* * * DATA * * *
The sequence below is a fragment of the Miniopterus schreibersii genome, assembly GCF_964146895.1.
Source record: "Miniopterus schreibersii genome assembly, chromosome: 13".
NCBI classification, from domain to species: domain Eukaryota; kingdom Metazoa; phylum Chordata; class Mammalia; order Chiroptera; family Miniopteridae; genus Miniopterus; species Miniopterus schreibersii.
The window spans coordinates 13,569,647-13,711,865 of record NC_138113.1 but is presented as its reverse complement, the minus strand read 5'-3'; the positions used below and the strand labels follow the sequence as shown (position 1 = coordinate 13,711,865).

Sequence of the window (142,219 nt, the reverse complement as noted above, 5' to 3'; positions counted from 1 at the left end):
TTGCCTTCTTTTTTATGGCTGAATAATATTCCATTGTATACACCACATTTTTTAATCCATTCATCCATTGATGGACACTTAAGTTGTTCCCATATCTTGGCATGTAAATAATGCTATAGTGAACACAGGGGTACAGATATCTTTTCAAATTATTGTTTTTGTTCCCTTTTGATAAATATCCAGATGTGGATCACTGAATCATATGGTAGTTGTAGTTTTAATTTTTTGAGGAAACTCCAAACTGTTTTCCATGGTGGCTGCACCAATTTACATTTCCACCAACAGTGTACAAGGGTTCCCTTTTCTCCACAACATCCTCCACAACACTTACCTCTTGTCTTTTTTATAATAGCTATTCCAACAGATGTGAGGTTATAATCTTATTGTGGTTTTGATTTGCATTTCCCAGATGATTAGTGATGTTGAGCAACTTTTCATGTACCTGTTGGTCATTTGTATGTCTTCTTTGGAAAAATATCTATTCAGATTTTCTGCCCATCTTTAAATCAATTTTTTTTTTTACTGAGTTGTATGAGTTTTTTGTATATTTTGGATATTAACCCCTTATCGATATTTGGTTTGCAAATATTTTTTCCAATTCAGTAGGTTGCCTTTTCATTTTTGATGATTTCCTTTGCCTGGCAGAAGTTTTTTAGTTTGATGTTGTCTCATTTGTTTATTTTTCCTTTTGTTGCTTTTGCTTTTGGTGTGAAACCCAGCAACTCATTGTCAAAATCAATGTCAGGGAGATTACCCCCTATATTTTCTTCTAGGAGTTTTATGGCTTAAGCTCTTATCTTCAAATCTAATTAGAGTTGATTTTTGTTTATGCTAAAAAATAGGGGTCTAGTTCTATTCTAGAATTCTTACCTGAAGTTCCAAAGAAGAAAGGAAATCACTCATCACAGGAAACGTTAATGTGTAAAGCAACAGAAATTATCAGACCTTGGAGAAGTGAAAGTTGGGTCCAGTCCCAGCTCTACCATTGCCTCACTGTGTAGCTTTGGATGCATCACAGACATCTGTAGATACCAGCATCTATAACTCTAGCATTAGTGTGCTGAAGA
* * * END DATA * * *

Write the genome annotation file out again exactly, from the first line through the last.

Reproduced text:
The sequence below is a fragment of the Miniopterus schreibersii genome, assembly GCF_964146895.1.
Source record: "Miniopterus schreibersii genome assembly, chromosome: 13".
NCBI classification, from domain to species: domain Eukaryota; kingdom Metazoa; phylum Chordata; class Mammalia; order Chiroptera; family Miniopteridae; genus Miniopterus; species Miniopterus schreibersii.
The window spans coordinates 13,569,647-13,711,865 of record NC_138113.1 but is presented as its reverse complement, the minus strand read 5'-3'; the positions used below and the strand labels follow the sequence as shown (position 1 = coordinate 13,711,865).

Sequence of the window (142,219 nt, the reverse complement as noted above, 5' to 3'; positions counted from 1 at the left end):
TTGCCTTCTTTTTTATGGCTGAATAATATTCCATTGTATACACCACATTTTTTAATCCATTCATCCATTGATGGACACTTAAGTTGTTCCCATATCTTGGCATGTAAATAATGCTATAGTGAACACAGGGGTACAGATATCTTTTCAAATTATTGTTTTTGTTCCCTTTTGATAAATATCCAGATGTGGATCACTGAATCATATGGTAGTTGTAGTTTTAATTTTTTGAGGAAACTCCAAACTGTTTTCCATGGTGGCTGCACCAATTTACATTTCCACCAACAGTGTACAAGGGTTCCCTTTTCTCCACAACATCCTCCACAACACTTACCTCTTGTCTTTTTTATAATAGCTATTCCAACAGATGTGAGGTTATAATCTTATTGTGGTTTTGATTTGCATTTCCCAGATGATTAGTGATGTTGAGCAACTTTTCATGTACCTGTTGGTCATTTGTATGTCTTCTTTGGAAAAATATCTATTCAGATTTTCTGCCCATCTTTAAATCAATTTTTTTTTTTACTGAGTTGTATGAGTTTTTTGTATATTTTGGATATTAACCCCTTATCGATATTTGGTTTGCAAATATTTTTTCCAATTCAGTAGGTTGCCTTTTCATTTTTGATGATTTCCTTTGCCTGGCAGAAGTTTTTTAGTTTGATGTTGTCTCATTTGTTTATTTTTCCTTTTGTTGCTTTTGCTTTTGGTGTGAAACCCAGCAACTCATTGTCAAAATCAATGTCAGGGAGATTACCCCCTATATTTTCTTCTAGGAGTTTTATGGCTTAAGCTCTTATCTTCAAATCTAATTAGAGTTGATTTTTGTTTATGCTAAAAAATAGGGGTCTAGTTCTATTCTAGAATTCTTACCTGAAGTTCCAAAGAAGAAAGGAAATCACTCATCACAGGAAACGTTAATGTGTAAAGCAACAGAAATTATCAGACCTTGGAGAAGTGAAAGTTGGGTCCAGTCCCAGCTCTACCATTGCCTCACTGTGTAGCTTTGGATGCATCACAGACATCTGTAGATACCAGCATCTATAACTCTAGCATTAGTGTGCTGAAGA